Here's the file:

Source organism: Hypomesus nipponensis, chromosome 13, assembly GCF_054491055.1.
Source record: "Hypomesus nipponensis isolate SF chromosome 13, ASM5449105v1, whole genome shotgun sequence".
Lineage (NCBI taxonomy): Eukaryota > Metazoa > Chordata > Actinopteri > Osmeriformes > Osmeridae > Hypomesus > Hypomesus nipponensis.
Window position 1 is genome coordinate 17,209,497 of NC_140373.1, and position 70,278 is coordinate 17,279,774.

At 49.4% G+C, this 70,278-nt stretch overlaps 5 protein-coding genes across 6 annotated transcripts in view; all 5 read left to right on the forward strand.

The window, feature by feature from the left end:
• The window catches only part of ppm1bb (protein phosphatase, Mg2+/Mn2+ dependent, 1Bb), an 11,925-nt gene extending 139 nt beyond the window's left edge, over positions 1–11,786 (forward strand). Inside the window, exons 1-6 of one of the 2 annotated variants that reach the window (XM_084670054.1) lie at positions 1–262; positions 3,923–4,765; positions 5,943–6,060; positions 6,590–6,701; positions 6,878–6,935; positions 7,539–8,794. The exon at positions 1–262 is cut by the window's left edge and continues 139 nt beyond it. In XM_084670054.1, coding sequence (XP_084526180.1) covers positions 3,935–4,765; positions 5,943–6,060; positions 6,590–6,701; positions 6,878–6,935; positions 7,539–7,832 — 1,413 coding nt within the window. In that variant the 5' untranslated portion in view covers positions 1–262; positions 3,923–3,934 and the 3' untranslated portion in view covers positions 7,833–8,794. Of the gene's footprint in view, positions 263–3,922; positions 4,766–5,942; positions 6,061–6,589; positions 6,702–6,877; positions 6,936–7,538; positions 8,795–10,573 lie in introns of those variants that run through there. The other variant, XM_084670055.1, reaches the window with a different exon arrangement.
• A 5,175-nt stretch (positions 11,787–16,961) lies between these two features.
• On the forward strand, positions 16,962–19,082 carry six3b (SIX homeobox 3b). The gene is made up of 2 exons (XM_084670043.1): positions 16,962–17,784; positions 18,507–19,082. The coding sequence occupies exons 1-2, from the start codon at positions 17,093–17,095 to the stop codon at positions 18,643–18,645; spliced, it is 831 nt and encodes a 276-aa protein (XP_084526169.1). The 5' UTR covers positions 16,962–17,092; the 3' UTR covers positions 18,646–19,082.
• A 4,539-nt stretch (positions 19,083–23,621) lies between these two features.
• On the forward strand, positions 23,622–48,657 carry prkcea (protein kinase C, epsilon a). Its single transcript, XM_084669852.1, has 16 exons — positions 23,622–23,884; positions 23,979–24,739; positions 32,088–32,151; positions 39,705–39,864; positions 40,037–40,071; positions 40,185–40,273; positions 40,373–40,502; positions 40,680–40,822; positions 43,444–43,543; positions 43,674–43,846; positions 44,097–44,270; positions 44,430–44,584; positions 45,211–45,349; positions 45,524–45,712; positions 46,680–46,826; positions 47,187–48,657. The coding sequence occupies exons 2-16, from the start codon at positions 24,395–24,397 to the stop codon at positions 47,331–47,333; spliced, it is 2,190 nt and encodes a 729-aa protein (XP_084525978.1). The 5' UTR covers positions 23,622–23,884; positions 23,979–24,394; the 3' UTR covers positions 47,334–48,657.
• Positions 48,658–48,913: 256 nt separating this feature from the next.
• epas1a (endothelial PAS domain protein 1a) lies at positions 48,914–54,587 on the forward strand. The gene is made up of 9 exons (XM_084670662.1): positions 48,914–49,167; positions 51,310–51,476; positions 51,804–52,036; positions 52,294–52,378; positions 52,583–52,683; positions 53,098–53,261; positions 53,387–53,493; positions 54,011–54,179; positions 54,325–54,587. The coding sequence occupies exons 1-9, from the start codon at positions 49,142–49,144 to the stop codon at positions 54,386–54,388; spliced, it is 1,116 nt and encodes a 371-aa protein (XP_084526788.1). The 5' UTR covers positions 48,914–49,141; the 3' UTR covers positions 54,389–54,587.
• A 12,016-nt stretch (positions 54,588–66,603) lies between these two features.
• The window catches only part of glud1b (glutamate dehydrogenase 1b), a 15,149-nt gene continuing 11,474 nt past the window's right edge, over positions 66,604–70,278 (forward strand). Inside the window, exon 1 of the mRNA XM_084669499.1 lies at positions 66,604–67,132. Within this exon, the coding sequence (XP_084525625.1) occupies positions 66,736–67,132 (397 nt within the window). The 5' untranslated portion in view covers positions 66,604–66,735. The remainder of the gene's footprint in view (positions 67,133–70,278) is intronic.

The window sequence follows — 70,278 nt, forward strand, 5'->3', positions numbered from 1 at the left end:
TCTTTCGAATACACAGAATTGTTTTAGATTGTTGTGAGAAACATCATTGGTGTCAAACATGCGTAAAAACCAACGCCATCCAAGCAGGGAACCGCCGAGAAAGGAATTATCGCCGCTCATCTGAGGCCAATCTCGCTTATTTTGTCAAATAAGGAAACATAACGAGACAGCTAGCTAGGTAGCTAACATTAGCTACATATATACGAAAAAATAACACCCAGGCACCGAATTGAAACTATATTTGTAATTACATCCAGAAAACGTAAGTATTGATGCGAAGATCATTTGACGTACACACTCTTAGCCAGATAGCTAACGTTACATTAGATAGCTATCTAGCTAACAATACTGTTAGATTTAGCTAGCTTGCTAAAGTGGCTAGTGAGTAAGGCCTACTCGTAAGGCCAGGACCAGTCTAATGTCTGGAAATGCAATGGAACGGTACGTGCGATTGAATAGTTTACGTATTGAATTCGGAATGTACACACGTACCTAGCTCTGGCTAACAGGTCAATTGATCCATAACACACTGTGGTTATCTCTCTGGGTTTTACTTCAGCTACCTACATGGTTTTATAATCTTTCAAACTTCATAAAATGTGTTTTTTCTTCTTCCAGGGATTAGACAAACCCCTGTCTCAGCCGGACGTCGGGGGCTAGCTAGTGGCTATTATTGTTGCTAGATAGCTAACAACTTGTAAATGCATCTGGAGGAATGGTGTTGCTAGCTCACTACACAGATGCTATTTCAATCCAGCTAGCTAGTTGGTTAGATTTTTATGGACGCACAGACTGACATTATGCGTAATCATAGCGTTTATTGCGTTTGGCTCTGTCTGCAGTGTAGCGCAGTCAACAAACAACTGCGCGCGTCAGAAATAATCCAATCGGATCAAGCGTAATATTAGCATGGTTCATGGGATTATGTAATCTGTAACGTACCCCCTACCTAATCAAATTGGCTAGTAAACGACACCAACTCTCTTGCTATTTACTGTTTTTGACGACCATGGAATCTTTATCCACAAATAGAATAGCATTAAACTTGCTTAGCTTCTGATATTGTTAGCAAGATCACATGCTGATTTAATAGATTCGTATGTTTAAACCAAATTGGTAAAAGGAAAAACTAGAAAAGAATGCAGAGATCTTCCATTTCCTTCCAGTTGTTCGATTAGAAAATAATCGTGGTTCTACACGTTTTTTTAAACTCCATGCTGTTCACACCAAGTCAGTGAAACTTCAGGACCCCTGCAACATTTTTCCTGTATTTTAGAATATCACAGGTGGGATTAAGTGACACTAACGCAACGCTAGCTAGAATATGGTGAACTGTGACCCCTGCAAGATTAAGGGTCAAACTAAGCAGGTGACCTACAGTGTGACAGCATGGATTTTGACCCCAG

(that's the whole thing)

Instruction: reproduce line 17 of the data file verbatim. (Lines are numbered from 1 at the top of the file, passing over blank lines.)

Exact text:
TCTTTCGAATACACAGAATTGTTTTAGATTGTTGTGAGAAACATCATTGGTGTCAAACATGCGTAAAAACCAACGCCATCCAAGCAGGGAACCGCCGAGAAAGGAATTATCGCCGCTCATCTGAGGCCAATCTCGCTTATTTTGTCAAATAAGGAAACATAACGAGACAGCTAGCTAGGTAGCTAACATTAGCTACATATATACGAAAAAATAACACCCAGGCACCGAATTGAAACTATATTTGTAATTACATCCAGAAAACGTAAGTATTGATGCGAAGATCATTTGACGTACACACTCTTAGCCAGATAGCTAACGTTACATTAGATAGCTATCTAGCTAACAATACTGTTAGATTTAGCTAGCTTGCTAAAGTGGCTAGTGAGTAAGGCCTACTCGTAAGGCCAGGACCAGTCTAATGTCTGGAAATGCAATGGAACGGTACGTGCGATTGAATAGTTTACGTATTGAATTCGGAATGTACACACGTACCTAGCTCTGGCTAACAGGTCAATTGATCCATAACACACTGTGGTTATCTCTCTGGGTTTTACTTCAGCTACCTACATGGTTTTATAATCTTTCAAACTTCATAAAATGTGTTTTTTCTTCTTCCAGGGATTAGACAAACCCCTGTCTCAGCCGGACGTCGGGGGCTAGCTAGTGGCTATTATTGTTGCTAGATAGCTAACAACTTGTAAATGCATCTGGAGGAATGGTGTTGCTAGCTCACTACACAGATGCTATTTCAATCCAGCTAGCTAGTTGGTTAGATTTTTATGGACGCACAGACTGACATTATGCGTAATCATAGCGTTTATTGCGTTTGGCTCTGTCTGCAGTGTAGCGCAGTCAACAAACAACTGCGCGCGTCAGAAATAATCCAATCGGATCAAGCGTAATATTAGCATGGTTCATGGGATTATGTAATCTGTAACGTACCCCCTACCTAATCAAATTGGCTAGTAAACGACACCAACTCTCTTGCTATTTACTGTTTTTGACGACCATGGAATCTTTATCCACAAATAGAATAGCATTAAACTTGCTTAGCTTCTGATATTGTTAGCAAGATCACATGCTGATTTAATAGATTCGTATGTTTAAACCAAATTGGTAAAAGGAAAAACTAGAAAAGAATGCAGAGATCTTCCATTTCCTTCCAGTTGTTCGATTAGAAAATAATCGTGGTTCTACACGTTTTTTTAAACTCCATGCTGTTCACACCAAGTCAGTGAAACTTCAGGACCCCTGCAACATTTTTCCTGTATTTTAGAATATCACAGGTGGGATTAAGTGACACTAACGCAACGCTAGCTAGAATATGGTGAACTGTGACCCCTGCAAGATTAAGGGTCAAACTAAGCAGGTGACCTACAGTGTGACAGCATGGATTTTGACCCCAG